The attempt to wrestle AI systems into some form of regulatory framework is understandable. Opaque and often mistrusted, algorithms are coming to play a part in shaping the way many important government and corporate decisions are made. But the implications are profound.
The commission’s announcement this week drew attention mainly for proposing to ban the most controversial uses of AI, such as virtually all deployments of facial recognition in public places. Cracking down on automated surveillance is likely to draw wide support.
AI, for instance, will be prohibited outright if it is deemed to involve manipulating people using subliminal techniques in ways that might cause them harm. That sounds laudable. Language, however, is malleable. In the minds of many Facebook critics, this might sound like a fair description of the way social media algorithms already stoke extreme political polarisation.
These are the key takeaways from an excellent exposition of the rules.
Is EU the vanguard of privacy? Cynics may argue EU has lost out the race for web dominance. It couldn’t capitalise on the “dotcom” boom and then failed to have something like Google. Subsequently, the domination of 5G tech as it’s star Nokia was taken over by Microsoft which burned it to ground. Besides basic research, research applications are zilch with onerous and bureaucratic spokes at every level to access private data.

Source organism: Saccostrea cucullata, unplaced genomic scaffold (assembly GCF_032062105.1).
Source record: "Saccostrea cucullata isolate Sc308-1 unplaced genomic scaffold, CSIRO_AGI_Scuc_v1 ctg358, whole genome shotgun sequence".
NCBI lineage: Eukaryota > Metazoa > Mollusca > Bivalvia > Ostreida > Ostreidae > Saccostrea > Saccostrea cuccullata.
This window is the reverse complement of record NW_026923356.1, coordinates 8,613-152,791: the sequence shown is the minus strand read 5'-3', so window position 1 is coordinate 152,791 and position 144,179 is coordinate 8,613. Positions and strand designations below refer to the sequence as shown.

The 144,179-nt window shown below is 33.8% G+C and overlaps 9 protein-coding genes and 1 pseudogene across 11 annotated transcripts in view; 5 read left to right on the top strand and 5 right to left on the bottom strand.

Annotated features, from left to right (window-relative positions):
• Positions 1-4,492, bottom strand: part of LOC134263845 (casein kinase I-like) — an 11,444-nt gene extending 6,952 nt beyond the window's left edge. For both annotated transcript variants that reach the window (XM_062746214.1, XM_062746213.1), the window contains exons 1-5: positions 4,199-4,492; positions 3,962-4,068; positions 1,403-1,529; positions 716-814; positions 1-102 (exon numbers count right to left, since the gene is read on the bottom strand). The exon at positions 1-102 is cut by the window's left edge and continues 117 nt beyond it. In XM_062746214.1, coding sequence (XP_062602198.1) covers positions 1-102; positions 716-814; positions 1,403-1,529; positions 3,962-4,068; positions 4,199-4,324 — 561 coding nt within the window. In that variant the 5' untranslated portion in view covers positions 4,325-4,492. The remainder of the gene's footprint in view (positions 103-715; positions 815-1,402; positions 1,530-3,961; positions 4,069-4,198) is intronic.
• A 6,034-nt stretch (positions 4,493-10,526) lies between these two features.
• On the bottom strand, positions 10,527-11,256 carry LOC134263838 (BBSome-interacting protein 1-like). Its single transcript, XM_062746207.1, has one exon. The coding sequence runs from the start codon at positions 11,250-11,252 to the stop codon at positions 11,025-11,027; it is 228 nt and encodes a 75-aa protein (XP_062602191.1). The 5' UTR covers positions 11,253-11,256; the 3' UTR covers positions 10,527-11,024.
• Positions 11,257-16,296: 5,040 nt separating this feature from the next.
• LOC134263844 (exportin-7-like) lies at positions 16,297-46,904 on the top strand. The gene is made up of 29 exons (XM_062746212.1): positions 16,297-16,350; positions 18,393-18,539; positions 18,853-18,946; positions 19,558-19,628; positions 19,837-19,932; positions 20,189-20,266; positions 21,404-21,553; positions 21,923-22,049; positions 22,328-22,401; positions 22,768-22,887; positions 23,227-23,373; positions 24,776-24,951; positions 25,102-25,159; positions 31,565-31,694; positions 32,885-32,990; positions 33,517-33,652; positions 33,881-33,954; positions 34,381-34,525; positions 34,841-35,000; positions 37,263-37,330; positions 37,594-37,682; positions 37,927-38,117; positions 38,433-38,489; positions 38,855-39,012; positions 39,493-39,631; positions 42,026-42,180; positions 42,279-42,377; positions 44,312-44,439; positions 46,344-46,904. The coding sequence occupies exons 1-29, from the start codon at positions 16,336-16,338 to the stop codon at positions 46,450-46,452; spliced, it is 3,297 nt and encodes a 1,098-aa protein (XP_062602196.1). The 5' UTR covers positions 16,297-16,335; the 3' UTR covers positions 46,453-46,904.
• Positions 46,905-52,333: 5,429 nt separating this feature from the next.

Therefore, it appears like EU is taking a “moral high ground”. While laudable that facial recognition is the way forward, I saw it’s deployment at the Frankfurt Airport (in Germany) where it promised faster clearance for the German citizens. I didn’t see any pushback or opposition to it. That’s how, ladies and gentlemen, they normalise the behaviour by offering it as a convenience.
That’s the reason I remain cynical of EU’s efforts to restrict AI.